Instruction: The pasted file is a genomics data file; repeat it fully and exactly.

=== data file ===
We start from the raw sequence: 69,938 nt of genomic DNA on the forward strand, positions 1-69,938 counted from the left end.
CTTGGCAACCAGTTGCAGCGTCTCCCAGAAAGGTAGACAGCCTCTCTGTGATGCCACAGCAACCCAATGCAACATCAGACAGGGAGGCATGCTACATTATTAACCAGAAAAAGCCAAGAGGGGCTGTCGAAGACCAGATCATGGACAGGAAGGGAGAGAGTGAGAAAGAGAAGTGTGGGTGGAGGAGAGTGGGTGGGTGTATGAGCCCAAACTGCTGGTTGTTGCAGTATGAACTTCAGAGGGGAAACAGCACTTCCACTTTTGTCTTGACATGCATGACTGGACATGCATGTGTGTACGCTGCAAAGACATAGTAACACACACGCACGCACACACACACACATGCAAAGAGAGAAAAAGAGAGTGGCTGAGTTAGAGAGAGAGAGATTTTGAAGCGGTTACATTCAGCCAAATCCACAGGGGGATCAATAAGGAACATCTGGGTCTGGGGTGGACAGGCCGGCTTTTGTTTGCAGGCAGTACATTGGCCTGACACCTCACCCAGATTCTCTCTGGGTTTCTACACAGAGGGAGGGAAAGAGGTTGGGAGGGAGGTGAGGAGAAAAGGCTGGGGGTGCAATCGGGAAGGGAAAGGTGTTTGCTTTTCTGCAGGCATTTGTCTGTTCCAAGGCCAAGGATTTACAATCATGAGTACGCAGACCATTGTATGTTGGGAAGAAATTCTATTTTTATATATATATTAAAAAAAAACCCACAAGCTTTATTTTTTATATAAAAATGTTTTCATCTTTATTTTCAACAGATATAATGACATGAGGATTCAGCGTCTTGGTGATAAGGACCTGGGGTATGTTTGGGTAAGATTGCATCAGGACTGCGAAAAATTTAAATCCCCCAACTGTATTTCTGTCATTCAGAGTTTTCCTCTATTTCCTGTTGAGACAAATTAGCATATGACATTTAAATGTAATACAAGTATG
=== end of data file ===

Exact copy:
We start from the raw sequence: 69,938 nt of genomic DNA on the forward strand, positions 1-69,938 counted from the left end.
CTTGGCAACCAGTTGCAGCGTCTCCCAGAAAGGTAGACAGCCTCTCTGTGATGCCACAGCAACCCAATGCAACATCAGACAGGGAGGCATGCTACATTATTAACCAGAAAAAGCCAAGAGGGGCTGTCGAAGACCAGATCATGGACAGGAAGGGAGAGAGTGAGAAAGAGAAGTGTGGGTGGAGGAGAGTGGGTGGGTGTATGAGCCCAAACTGCTGGTTGTTGCAGTATGAACTTCAGAGGGGAAACAGCACTTCCACTTTTGTCTTGACATGCATGACTGGACATGCATGTGTGTACGCTGCAAAGACATAGTAACACACACGCACGCACACACACACACATGCAAAGAGAGAAAAAGAGAGTGGCTGAGTTAGAGAGAGAGAGATTTTGAAGCGGTTACATTCAGCCAAATCCACAGGGGGATCAATAAGGAACATCTGGGTCTGGGGTGGACAGGCCGGCTTTTGTTTGCAGGCAGTACATTGGCCTGACACCTCACCCAGATTCTCTCTGGGTTTCTACACAGAGGGAGGGAAAGAGGTTGGGAGGGAGGTGAGGAGAAAAGGCTGGGGGTGCAATCGGGAAGGGAAAGGTGTTTGCTTTTCTGCAGGCATTTGTCTGTTCCAAGGCCAAGGATTTACAATCATGAGTACGCAGACCATTGTATGTTGGGAAGAAATTCTATTTTTATATATATATTAAAAAAAAACCCACAAGCTTTATTTTTTATATAAAAATGTTTTCATCTTTATTTTCAACAGATATAATGACATGAGGATTCAGCGTCTTGGTGATAAGGACCTGGGGTATGTTTGGGTAAGATTGCATCAGGACTGCGAAAAATTTAAATCCCCCAACTGTATTTCTGTCATTCAGAGTTTTCCTCTATTTCCTGTTGAGACAAATTAGCATATGACATTTAAATGTAATACAAGTATG